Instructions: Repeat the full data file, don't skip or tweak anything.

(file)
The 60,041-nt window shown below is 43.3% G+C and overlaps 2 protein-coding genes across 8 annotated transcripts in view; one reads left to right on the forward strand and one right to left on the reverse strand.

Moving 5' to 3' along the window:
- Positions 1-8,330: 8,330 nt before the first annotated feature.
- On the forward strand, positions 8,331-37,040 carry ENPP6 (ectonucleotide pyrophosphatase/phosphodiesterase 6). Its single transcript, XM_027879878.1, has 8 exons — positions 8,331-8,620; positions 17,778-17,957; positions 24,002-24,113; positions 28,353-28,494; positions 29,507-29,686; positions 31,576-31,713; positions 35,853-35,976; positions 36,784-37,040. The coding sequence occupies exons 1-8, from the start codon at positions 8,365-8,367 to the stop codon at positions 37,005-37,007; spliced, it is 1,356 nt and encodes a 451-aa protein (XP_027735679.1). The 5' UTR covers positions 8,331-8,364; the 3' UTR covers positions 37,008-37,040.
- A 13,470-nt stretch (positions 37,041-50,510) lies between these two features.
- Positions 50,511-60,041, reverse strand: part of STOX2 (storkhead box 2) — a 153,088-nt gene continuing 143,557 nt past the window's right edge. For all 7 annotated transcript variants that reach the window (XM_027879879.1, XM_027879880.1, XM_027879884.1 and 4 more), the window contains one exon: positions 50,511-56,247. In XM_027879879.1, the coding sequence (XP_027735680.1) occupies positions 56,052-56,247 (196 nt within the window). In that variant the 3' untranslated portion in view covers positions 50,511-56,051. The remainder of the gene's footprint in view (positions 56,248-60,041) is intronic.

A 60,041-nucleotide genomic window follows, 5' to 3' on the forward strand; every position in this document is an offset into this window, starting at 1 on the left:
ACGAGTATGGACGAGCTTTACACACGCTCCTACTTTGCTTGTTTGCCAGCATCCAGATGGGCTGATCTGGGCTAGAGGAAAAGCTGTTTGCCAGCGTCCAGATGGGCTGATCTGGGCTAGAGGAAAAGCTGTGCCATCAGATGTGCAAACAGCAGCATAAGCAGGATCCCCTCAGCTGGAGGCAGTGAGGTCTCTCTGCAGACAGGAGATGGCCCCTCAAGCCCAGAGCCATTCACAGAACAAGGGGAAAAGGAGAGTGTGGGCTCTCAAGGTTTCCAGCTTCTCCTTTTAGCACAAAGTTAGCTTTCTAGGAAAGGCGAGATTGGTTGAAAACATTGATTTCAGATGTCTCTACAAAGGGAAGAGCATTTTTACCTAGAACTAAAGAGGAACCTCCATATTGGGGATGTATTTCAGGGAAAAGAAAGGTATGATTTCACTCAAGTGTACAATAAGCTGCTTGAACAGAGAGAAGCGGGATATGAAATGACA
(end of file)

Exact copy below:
The 60,041-nt window shown below is 43.3% G+C and overlaps 2 protein-coding genes across 8 annotated transcripts in view; one reads left to right on the forward strand and one right to left on the reverse strand.

Moving 5' to 3' along the window:
- Positions 1-8,330: 8,330 nt before the first annotated feature.
- On the forward strand, positions 8,331-37,040 carry ENPP6 (ectonucleotide pyrophosphatase/phosphodiesterase 6). Its single transcript, XM_027879878.1, has 8 exons — positions 8,331-8,620; positions 17,778-17,957; positions 24,002-24,113; positions 28,353-28,494; positions 29,507-29,686; positions 31,576-31,713; positions 35,853-35,976; positions 36,784-37,040. The coding sequence occupies exons 1-8, from the start codon at positions 8,365-8,367 to the stop codon at positions 37,005-37,007; spliced, it is 1,356 nt and encodes a 451-aa protein (XP_027735679.1). The 5' UTR covers positions 8,331-8,364; the 3' UTR covers positions 37,008-37,040.
- A 13,470-nt stretch (positions 37,041-50,510) lies between these two features.
- Positions 50,511-60,041, reverse strand: part of STOX2 (storkhead box 2) — a 153,088-nt gene continuing 143,557 nt past the window's right edge. For all 7 annotated transcript variants that reach the window (XM_027879879.1, XM_027879880.1, XM_027879884.1 and 4 more), the window contains one exon: positions 50,511-56,247. In XM_027879879.1, the coding sequence (XP_027735680.1) occupies positions 56,052-56,247 (196 nt within the window). In that variant the 3' untranslated portion in view covers positions 50,511-56,051. The remainder of the gene's footprint in view (positions 56,248-60,041) is intronic.

A 60,041-nucleotide genomic window follows, 5' to 3' on the forward strand; every position in this document is an offset into this window, starting at 1 on the left:
ACGAGTATGGACGAGCTTTACACACGCTCCTACTTTGCTTGTTTGCCAGCATCCAGATGGGCTGATCTGGGCTAGAGGAAAAGCTGTTTGCCAGCGTCCAGATGGGCTGATCTGGGCTAGAGGAAAAGCTGTGCCATCAGATGTGCAAACAGCAGCATAAGCAGGATCCCCTCAGCTGGAGGCAGTGAGGTCTCTCTGCAGACAGGAGATGGCCCCTCAAGCCCAGAGCCATTCACAGAACAAGGGGAAAAGGAGAGTGTGGGCTCTCAAGGTTTCCAGCTTCTCCTTTTAGCACAAAGTTAGCTTTCTAGGAAAGGCGAGATTGGTTGAAAACATTGATTTCAGATGTCTCTACAAAGGGAAGAGCATTTTTACCTAGAACTAAAGAGGAACCTCCATATTGGGGATGTATTTCAGGGAAAAGAAAGGTATGATTTCACTCAAGTGTACAATAAGCTGCTTGAACAGAGAGAAGCGGGATATGAAATGACA